5 Steps to Drive Real Change into Your 2018 Training Calendar

Everyone must understand the “why” behind needed improvements, the “how” underpinning your training calendar, and the measurement plan that ensures that all participants recognize success when it happens.

2018 is shaping up to be a banner year for business, and pressure is increasing on those responsible for training programs to become true agents of transformational change. Everyone is looking to make substantive and meaningful gains in the performance level of employees and teams. In this type of crucible, the training calendar can become your best friend. Here are five rules to follow to ensure your calendar looks bright for the coming year and becomes a real beacon for the types of organizational and cultural change you want to see happen in 2018.

Rule #1: Your Theme Should be Intentional

The theme you define for your training program should never be created on a whim. It should be tied directly to specific outcomes you wish to target, and these outcomes should not be a “wish list” of every goal within the organization. There needs to be a tight focus on achievable goals, built around a common language that will connect employees within the company, both horizontally and vertically. Then the theme needs to adhere closely to this area of focus throughout the entire run of your training initiative.

Rule #2: You Should Know What Success Is Going to Look Like

This may seem obvious, but is it really? Has your team sat down and defined each and every soft skill they are looking to improve? Has improvement been defined in a way that can be tracked and measured? What does success look like for each individual participant in the program, and have you considered that this may vary from individual to individual? And how does all of this translate to overall success for the group?

With these goals in mind, you can begin to concept around how you will gather both the qualitative and quantitative data you need to determine if success was achieved. At the end of the training calendar, be sure to follow through on your analytics plan and make an honest assessment of that year’s outcome. Then develop a plan to apply the lessons learned to the following year.

Rule #3: People Should Always Be the Focus

If you’re starting with an annual budget, and then developing a plan to fit, toss that document out the window. Instead, map your plan and your goals around the people you’re trying to influence, just like you did with your theme. Base the effort on the skills transformation and personal growth you want to engender in each employee. Decide on strengths, weaknesses, and your plan to build on one while mitigating the other. And be sure to include a gap analysis around your culture. Ask yourself: “In what direction does our culture need to move before its qualities align with our vision?”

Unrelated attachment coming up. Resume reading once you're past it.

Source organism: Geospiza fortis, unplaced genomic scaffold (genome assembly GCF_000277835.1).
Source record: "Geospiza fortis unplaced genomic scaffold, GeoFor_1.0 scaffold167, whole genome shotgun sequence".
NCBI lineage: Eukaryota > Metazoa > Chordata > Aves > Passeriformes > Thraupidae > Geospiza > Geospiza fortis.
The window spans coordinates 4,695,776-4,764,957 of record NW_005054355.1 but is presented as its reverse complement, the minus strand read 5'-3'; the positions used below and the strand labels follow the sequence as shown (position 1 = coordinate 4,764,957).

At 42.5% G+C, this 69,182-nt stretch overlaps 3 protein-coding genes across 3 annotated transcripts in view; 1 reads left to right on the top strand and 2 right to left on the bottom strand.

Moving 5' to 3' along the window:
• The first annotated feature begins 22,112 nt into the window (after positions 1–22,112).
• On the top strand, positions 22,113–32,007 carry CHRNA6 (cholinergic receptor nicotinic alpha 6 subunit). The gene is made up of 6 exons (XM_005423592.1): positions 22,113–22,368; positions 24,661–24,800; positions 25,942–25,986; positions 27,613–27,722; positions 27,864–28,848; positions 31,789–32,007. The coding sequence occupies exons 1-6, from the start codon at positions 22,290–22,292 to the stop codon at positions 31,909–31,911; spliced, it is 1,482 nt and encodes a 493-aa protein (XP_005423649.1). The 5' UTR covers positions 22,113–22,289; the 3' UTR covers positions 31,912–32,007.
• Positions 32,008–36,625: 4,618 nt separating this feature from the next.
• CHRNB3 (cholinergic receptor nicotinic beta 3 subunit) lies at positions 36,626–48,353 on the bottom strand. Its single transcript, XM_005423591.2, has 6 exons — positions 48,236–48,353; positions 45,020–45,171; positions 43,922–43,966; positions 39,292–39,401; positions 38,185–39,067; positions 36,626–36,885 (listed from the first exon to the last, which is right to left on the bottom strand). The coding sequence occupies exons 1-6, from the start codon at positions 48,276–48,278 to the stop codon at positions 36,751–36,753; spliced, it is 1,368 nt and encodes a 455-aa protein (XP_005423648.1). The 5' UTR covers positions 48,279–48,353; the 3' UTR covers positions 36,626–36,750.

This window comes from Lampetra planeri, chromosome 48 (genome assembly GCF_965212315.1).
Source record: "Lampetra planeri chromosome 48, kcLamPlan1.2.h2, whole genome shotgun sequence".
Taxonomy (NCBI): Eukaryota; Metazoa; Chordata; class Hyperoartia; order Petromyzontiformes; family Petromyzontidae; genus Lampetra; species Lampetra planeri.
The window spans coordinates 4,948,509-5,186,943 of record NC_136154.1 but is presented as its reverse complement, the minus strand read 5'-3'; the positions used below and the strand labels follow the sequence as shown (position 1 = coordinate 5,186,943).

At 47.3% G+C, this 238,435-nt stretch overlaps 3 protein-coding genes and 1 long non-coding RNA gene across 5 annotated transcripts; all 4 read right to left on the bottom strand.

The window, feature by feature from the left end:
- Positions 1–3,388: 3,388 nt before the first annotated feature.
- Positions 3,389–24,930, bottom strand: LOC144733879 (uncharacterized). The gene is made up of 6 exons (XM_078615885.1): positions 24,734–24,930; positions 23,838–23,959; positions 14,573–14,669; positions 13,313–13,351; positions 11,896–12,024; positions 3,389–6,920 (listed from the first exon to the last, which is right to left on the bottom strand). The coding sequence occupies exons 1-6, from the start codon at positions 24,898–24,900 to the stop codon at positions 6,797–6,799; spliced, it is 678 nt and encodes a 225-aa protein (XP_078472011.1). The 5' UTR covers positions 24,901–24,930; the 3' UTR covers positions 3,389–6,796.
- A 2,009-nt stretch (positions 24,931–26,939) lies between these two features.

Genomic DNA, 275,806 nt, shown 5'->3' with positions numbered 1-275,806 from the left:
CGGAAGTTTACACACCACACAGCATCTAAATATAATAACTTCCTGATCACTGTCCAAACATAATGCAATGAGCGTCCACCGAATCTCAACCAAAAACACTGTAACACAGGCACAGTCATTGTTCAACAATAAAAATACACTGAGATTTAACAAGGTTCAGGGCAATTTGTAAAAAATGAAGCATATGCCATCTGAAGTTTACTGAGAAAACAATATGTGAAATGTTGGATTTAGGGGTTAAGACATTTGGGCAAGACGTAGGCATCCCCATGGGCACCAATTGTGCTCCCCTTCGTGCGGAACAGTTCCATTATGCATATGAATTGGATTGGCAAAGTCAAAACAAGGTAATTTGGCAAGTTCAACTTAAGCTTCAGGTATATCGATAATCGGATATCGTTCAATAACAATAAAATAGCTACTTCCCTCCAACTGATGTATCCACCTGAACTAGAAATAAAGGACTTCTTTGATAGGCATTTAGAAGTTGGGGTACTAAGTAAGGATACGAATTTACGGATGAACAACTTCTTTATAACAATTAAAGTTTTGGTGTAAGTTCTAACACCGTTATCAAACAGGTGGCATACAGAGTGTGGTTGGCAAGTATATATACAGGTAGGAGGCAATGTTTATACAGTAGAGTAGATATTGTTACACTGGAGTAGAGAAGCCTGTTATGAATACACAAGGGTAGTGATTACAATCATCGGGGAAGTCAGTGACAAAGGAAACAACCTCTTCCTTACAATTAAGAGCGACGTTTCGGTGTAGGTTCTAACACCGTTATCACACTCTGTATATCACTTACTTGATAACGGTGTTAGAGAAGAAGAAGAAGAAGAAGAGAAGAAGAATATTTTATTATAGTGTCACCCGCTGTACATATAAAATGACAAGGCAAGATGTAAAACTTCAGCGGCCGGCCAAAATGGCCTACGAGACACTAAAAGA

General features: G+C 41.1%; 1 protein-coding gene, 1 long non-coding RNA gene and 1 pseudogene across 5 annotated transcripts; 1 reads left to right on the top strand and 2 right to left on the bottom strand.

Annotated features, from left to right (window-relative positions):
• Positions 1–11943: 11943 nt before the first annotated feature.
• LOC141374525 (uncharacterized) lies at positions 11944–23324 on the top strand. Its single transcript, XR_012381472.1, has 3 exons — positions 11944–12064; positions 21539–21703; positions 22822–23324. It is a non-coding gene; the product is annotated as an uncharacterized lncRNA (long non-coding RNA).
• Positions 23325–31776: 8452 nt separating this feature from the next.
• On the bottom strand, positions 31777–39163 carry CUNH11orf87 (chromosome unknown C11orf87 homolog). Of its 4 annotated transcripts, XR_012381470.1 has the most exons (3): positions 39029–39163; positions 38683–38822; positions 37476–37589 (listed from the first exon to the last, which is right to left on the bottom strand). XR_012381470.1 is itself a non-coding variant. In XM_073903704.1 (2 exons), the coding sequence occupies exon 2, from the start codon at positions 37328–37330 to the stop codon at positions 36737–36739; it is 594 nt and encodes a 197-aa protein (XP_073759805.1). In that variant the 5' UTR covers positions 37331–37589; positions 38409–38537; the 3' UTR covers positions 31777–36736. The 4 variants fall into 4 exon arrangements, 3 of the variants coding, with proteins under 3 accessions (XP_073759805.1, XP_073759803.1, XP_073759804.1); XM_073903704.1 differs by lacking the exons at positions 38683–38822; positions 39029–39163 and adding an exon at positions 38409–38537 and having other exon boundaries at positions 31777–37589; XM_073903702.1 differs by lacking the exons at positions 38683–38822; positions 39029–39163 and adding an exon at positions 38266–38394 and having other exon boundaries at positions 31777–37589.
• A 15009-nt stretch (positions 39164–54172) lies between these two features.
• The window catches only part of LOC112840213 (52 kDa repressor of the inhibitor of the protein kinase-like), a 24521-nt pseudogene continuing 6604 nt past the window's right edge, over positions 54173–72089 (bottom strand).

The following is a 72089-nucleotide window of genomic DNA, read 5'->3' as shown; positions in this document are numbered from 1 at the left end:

In answering these questions, keep in mind that there are many ways to train to fit a wide range of budgets. And when you determine your organizational needs effectively, the budget often can follow, as clear understanding internally will help you to paint a picture for budget stakeholders around desired training outcomes and acknowledged gaps that must be overcome.

Rule #4: Train the Trainer

Once you’ve decided on a plan, you need more than solid training talent to deploy the programs on your calendar. You need to ensure that your trainers understand the reasoning behind the strategic, tactical, and cultural shifts you are trying to make. They need to connect with your initiatives on both an emotional and logical level to ensure they will successfully impart your goals to the rest of your organization.

Your trainers also need to be intentional. They need to know what resources they will apply (and how they will apply them) to move team members from one level of leadership to the next. But while the methodologies are precise, the implementation should be flexible enough that trainers can proactively modify material to suit the needs of individuals and respond to new areas of focus that are identified after one-on-one coaching sessions.

Step #5: Keep Building the Buy-in

I mentioned how needs clarification can go a long way toward building mindshare around a program, but this is only the beginning of the communication challenges ahead. Discussion of needs must be joined to a plan for execution, success measurement, and refinement. Each step must be clearly and effectively communicated across every level of your organization. Everyone must understand the “why” behind needed improvements, the “how” underpinning your training calendar, and the measurement plan that ensures all participants recognize success when it happens. When this kind of visibility is tucked neatly into the billfold of your department, you often will find that scheduling and deployment of your training program suddenly will become much easier over the following year.

As vice president of Client Success for The John Maxwell Company, Chris Goede guides corporate clientele through the process of leadership by leveraging his organization's proprietary suite of solutions. His extensive background in executive management and high-performance team building allows him to help clients live out leadership in remarkable ways. 


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